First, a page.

- Kitchen / Bathrooms — 179
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- Appliance / Repair — 141
- Interior Design / Decor — 117
- Floors / Tile / Hardwood — 91
- Real Estate / Finance — 78
- Bedroom / Furnishings — 65
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Prioritizing your Home Improvement To-Do List
by Guest on Feb 3, 2011
If you are like many homeowners, you have a seemingly endless list of home improvement projects – remodel the kitchen, paint the house, replace the roof… where to start? For most people, tackling all of the projects on the list at once would be infeasible, so some prioritizing is in order. We have compiled some tips to help you prioritize your home improvement to-do list in a way that makes sense for your situation:
First address repairs that will incur additional costs if neglected. Any issues with the home that will worsen and cost more money with time should be high priority. Water damage is a good example, as are foundation and roof problems. A water leak left unfixed could mean massive costs down the line, such as replacing water damaged walls and mold remediation. Unfortunately these types of repairs are less exciting than for instance remodeling the kitchen or installing new hardwood floors, but they are necessary for the longevity and value of the home.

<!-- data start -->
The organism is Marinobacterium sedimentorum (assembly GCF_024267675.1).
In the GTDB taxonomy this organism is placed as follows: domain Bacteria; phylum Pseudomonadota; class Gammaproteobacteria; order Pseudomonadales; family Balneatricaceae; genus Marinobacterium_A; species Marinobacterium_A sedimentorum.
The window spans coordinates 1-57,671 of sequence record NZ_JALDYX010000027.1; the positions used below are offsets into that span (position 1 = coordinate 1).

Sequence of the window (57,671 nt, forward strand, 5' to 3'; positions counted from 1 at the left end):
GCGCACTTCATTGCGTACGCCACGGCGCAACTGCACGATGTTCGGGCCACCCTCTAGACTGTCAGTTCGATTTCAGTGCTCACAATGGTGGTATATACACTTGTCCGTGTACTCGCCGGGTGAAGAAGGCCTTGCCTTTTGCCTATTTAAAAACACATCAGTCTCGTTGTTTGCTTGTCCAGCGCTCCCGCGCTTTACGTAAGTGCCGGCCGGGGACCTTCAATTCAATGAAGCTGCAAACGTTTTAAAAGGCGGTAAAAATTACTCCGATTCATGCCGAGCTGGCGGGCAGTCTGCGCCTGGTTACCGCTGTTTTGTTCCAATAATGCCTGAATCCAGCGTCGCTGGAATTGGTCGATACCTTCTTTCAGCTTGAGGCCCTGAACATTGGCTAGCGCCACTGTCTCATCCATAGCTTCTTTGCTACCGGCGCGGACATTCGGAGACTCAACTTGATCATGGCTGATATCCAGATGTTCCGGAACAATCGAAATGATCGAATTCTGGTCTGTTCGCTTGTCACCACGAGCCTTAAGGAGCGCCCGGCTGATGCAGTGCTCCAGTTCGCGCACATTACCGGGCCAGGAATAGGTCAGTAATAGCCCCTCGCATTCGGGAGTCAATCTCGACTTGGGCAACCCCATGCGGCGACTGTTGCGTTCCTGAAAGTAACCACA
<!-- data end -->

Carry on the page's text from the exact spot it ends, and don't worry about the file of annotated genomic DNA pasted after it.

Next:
Consider any necessary electrical, HVAC and plumbing repairs or upgrades. Ensuring that the mechanical aspects of the home are in working order is another phase of home improvement that may seem less than exciting, but in most cases function takes priority over aesthetics. It would be difficult to enjoy a newly remodeled bathroom without a functional water heater, or to enjoy anything about your home with a broken heater in freezing temperatures. Use your best judgment to determine what mechanical repairs are necessary.
Budget should be considered in planning your home improvement timeline. Your home improvement list probably has a mix of costly and less expensive projects. The financial magnitude of different projects should be considered as you prioritize. Expensive projects may be spaced out according to your financial means, with smaller projects filling the spaces between.
Separate fantasy from reality. There may be one or more items on your list that are more of "I wish I could.." than "I plan to…" There is nothing wrong with aiming high, but distinguishing which projects get the green light and which stay in the wish list category is a part of prioritizing. This does not mean you have to remove your fantasy projects from the list, but rather that it helps to be realistic about them when setting up your project timeline.
Prioritizing the order in which projects should be done and planning a realistic timeline based on your financial situation and the condition of your home can alleviate the anxiety of a seemingly never ending to-do list.
About the Author: Maria Polidoro is the owner of Ace Tool, a leading dealer and service center for hand and power tools. Please visit Ace Tool to find the right carbide tipped hole saw, reciprocating saw, router and more from 70+ power tool brands.
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